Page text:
Home > Awareness, LGBT News > Coming Out at the Office: ABC’s Dan Kloeffler

Coming Out at the Office: ABC’s Dan Kloeffler

October 19, 2011



Dan Kloeffler, a journalist for ABC News came out of the closet yesterday.  Although he’s been out to friends, family and co-workers for years, he’s never come out publicly at work.  Inspired by Zachary Quinto‘s reason for coming out- to inspire and be a positive role model for LGBT youth, Kloeffler a nationally recognized journalist followed quickly in his footsteps (Quinto’s cute ass had nothing to do with it…really!)

Kind of a big moment for me while filling in on World News Now, which is by far the most fun you can legally have at 3:00 in the morning! Yunji de Nies and I were talking about celebrity headlines, when I read the story about Zachary Quinto, who played Spock in “Star Trek,” coming out as gay in a magazine interview. Because WNN is a show where you can offer some personality, I had a little fun with the story saying that I would drop my rule against dating actors.

I’ve never shared that I’m gay on-air, even though I’ve been out to my family, friends and co-workers for years. In fact, an old boyfriend – now best friend – has always given me a hard time about not doing so. But for the same reason that Zach decided to come out, I too, no longer wanted to hide this part of my life.

There have been too many tragic endings and too many cases of bullying because of intolerance. As a kid I wanted someone to look up to, someone that could relate to the feelings I was having. Most of all, I wanted to know that it would get better.

And it did.

As a journalist, I don’t want to be the story, but as a gay man I don’t want to stand silent if I can offer some inspiration or encouragement to kids that might be struggling with who they are.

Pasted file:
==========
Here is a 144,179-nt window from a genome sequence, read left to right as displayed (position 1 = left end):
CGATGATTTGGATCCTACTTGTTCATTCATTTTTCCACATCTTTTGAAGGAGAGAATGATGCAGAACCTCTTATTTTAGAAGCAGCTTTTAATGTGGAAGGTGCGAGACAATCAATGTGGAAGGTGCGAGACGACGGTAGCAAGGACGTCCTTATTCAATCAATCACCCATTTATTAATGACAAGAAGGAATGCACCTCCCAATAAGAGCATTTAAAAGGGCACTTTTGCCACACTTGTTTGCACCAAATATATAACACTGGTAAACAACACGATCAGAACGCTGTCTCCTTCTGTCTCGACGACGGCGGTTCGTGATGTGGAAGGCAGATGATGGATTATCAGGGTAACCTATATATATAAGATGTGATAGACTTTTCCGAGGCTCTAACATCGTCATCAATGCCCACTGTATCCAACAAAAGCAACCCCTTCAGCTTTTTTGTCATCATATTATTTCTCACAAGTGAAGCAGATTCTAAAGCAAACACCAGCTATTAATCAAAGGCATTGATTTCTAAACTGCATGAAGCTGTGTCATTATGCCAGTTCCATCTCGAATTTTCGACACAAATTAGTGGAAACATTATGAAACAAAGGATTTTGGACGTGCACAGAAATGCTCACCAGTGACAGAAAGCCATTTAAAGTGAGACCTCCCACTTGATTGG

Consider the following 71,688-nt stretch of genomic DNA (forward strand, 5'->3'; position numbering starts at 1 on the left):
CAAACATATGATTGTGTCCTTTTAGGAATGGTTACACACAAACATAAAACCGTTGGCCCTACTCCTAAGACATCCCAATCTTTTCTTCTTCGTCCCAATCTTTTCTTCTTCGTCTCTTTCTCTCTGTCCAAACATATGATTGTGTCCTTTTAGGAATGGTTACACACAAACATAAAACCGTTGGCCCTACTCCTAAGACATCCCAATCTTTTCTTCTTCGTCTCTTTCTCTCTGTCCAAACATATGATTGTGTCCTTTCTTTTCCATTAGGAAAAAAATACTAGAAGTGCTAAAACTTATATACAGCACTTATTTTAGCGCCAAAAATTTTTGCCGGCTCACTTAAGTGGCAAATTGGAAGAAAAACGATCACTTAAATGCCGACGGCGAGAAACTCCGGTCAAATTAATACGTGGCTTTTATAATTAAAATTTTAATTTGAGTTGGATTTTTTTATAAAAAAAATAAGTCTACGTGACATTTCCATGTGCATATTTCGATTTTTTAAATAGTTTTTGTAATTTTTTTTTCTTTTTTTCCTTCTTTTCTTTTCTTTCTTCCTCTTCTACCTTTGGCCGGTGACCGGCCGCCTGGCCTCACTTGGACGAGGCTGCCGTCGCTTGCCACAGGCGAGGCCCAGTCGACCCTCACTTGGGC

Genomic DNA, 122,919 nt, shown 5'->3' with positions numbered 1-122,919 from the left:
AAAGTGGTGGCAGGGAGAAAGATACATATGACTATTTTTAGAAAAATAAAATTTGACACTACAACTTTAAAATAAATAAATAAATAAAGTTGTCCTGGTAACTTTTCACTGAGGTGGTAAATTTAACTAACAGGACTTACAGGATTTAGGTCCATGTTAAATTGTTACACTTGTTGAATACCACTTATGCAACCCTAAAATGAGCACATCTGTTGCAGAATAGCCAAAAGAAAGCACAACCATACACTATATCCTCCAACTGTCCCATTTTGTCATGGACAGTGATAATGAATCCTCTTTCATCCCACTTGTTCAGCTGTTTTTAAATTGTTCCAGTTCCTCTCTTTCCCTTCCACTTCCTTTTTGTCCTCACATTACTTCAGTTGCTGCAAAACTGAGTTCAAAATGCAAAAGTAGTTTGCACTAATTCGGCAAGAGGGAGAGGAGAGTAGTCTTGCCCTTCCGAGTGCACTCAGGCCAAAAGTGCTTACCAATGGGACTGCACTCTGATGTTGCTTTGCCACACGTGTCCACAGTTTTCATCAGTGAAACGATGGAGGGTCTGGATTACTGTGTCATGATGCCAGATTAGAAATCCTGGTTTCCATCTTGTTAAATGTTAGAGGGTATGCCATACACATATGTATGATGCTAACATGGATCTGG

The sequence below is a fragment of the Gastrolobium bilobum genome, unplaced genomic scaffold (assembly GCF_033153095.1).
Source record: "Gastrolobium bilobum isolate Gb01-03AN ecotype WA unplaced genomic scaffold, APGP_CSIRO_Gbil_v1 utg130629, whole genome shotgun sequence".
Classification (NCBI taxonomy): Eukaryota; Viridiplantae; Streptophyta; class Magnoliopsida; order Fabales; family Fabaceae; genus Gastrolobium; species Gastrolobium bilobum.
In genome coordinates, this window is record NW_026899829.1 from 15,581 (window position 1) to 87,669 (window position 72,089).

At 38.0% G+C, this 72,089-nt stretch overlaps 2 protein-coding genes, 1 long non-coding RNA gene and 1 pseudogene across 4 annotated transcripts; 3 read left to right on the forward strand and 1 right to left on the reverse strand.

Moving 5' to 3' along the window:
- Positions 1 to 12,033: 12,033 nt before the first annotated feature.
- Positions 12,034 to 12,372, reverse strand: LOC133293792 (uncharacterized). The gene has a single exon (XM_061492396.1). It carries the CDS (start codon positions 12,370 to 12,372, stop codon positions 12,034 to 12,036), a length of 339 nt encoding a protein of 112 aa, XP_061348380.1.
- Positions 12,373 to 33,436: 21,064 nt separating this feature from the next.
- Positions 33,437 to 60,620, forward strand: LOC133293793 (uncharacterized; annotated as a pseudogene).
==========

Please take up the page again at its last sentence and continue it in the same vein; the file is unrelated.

via To Boldly Go… – ABC News.

I applaud Kloeffler and Quinto’s decision.  It’s never to late to step up, step out and do the right thing!

I’ve gotten on my soapbox before about coming out at work and I’m going to say it again!

People who hide who they are in the workplace should be ashamed of themselves!  Putting the risk of losing their jobs or worrying about how they’ll be perceived above their self esteem, above who they are and what they SHOULD stand for is appalling.  As adult LGBT people it’s our responsibility to speak through our actions!

How can you be a model for younger people that it’s OK to be LGBT, to be who you are, that IT GETS BETTER and that you should fight to be first class citizens if you can’t even tell your employer.

How can you sit back and let others do the work of advancing our rights while hiding in the closet.  If you want to one day be able to marry your partner in any state, to have equal employment and housing opportunities and equal civil rights it’s up to EVERY individual LGBT citizen to pick up that torch and carry it, regardless of the personal burden you endure.  We will NEVER gain equality if we hide in the closet and hope that someone ELSE works in our best interests.

It’s time people take responsibility and stand up, stand proud and stand out!  Stop hiding among your straight peers, within your families and among your coworkers.

Being a part of a silent majority of LGBT is no longer acceptable.  Use your voice, your words, your economic power and take ACTION!

  • Don’t shop at businesses who further the anti-gay discriminatory agenda
  • Vote against politicians who continue to stifle equality legislation- LGBT Rights are Human Rights!
  • Attend rallies & protests to further the LGBT community causes-Speak Out!
  • Come OUT to your family, your friends, your coworkers and your employers.  Visibility is political power!
  • Volunteer and donate locally!

Take personal action for those who fought and died for who they were, do it for those children who took their own lives because of bullying or being ashamed of who they are.  Take action for future generations so that they will not endure what we’ve endured. Take action for yourself… be a better person, server a higher human cause!

“Our invisibility is the essence of our oppression. And until we eliminate that invisibility, people are going to be able to perpetuate the lies and myths about gay people.” – Jean O’Leary